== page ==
One of the things I love about studying the doctrine of the Holy Spirit is that it helps me learn how to discern where the Spirit is at work in the world around me. And from my study I have come to conclude that the Spirit is at work in my brain while I’m sleeping. Why?
Present Everywhere, Sustaining Life
As a divine person, there is nowhere we can flee from the presence of the Spirit (Psalm 139:7). Therefore, by the Spirit, God “fills everything in every way” (Ephesians 1:23) and is “over all, and through all and in all” (Ephesians 4:6). On account of this, Hendrikus Berkhof correctly recognizes that “insofar as the Spirit is the name of God in action, nothing short of the whole creation can be the field of his operation.” This would necessarily include the human brain.
The Spirit is present everywhere sustaining life. Expressing this, Christians have sometimes referred to the Father as Creator, the Son as Redeemer, and the Holy Spirit as Sustainer. Likewise, the Nicene Creed, which is regularly affirmed in liturgical churches, affirms that the Spirit is the “Lord, the giver of life.” This, I think, includes within our brains, while we sleep.
The Spirit in the Brain: The Spirit is present everywhere sustaining life.
In a TED talk called “One More Reason to Get a Good Night’s Sleep,” Jeff Iliff, a neuroscientist, explains that while we sleep our brains flush out waste or toxins. More precisely, while we sleep, our brain cells shrink to allow cerebrospinal fluid to flood our brain and remove the protein waste from between the cells in our brains. When we don’t get enough sleep, some of this waste remains in our brains, causing us to feel grumpy or to have a clouded mind.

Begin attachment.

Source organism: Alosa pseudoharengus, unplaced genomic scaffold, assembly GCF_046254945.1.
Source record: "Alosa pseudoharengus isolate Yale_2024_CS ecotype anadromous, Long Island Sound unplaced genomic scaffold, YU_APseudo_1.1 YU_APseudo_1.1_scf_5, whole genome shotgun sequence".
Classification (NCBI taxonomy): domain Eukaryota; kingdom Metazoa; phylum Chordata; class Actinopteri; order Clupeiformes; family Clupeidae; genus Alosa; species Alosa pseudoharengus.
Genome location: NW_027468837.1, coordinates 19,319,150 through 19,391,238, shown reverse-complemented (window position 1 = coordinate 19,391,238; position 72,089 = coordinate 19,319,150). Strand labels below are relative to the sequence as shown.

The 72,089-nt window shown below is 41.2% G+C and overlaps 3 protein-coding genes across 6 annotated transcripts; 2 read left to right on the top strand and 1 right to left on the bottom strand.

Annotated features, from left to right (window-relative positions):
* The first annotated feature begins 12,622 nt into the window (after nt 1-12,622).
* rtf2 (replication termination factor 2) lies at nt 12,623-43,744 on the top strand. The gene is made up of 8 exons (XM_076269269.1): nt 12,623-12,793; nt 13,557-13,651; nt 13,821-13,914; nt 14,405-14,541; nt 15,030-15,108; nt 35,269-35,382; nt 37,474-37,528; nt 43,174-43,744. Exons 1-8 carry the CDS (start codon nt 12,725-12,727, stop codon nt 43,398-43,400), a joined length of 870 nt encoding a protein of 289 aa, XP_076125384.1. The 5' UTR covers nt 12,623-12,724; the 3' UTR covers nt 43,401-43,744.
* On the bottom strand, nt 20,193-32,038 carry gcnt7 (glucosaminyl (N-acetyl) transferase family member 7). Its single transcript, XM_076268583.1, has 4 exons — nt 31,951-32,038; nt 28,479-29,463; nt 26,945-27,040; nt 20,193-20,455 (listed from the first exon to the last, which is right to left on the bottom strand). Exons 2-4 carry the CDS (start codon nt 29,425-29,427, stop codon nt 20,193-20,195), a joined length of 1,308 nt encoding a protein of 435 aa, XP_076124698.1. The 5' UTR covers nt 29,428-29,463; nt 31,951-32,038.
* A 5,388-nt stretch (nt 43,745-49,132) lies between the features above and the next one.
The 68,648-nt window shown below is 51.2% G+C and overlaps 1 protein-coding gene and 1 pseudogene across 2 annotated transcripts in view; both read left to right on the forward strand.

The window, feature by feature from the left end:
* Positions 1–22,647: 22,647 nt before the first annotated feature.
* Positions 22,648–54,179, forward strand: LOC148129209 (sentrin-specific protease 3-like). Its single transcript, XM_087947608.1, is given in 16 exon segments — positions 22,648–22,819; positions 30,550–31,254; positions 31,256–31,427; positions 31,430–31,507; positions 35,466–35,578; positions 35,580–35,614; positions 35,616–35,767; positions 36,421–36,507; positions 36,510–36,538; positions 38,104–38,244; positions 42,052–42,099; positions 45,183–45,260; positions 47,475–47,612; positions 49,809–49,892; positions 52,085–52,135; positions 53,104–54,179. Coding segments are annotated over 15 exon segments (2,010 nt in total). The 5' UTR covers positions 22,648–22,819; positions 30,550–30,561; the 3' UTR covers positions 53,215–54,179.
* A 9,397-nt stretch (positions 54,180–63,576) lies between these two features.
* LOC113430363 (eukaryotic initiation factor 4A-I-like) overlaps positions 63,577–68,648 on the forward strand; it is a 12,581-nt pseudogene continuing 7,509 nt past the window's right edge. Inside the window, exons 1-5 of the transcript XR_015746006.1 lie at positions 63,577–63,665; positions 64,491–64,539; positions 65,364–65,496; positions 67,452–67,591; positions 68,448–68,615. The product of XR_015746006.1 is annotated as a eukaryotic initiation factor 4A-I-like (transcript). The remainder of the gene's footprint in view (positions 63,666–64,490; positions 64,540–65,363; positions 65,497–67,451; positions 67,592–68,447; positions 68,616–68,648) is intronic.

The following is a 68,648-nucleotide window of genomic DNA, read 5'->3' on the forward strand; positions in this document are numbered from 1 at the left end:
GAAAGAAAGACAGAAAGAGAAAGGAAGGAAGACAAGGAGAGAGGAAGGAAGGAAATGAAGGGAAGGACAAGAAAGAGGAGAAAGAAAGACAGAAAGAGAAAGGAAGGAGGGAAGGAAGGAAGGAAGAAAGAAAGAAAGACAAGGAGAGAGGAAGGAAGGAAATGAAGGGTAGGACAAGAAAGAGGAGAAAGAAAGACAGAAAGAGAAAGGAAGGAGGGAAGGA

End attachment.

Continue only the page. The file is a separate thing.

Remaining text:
One might think that what happens in our brains is a “natural” process. But it is not natural, if one means apart from God. Nothing about the human being is “natural” in the sense that we are created and sustained, from start to finish, by God. As Job declared, “the Spirit of God has made me,” and “the breath of the Almighty gives me life” (Job 33:4).
A False Dichotomy
When it comes to issues of science and biology, sometimes people make a false dichotomy by thinking that either God is at work, or “natural processes” are at work in our bodies. It doesn’t, however, have to be an either-or option—both can be true. Similarly, Christians affirm that God is at work knitting each child together in their mother’s womb (Psalm 139:13), even though we learn in health class the natural processes of child development from the point of fertilization, to the development of an embryo, through to a fully formed fetus. Likewise, the Spirit works in and through the natural processes of our brain to renew our brain functions.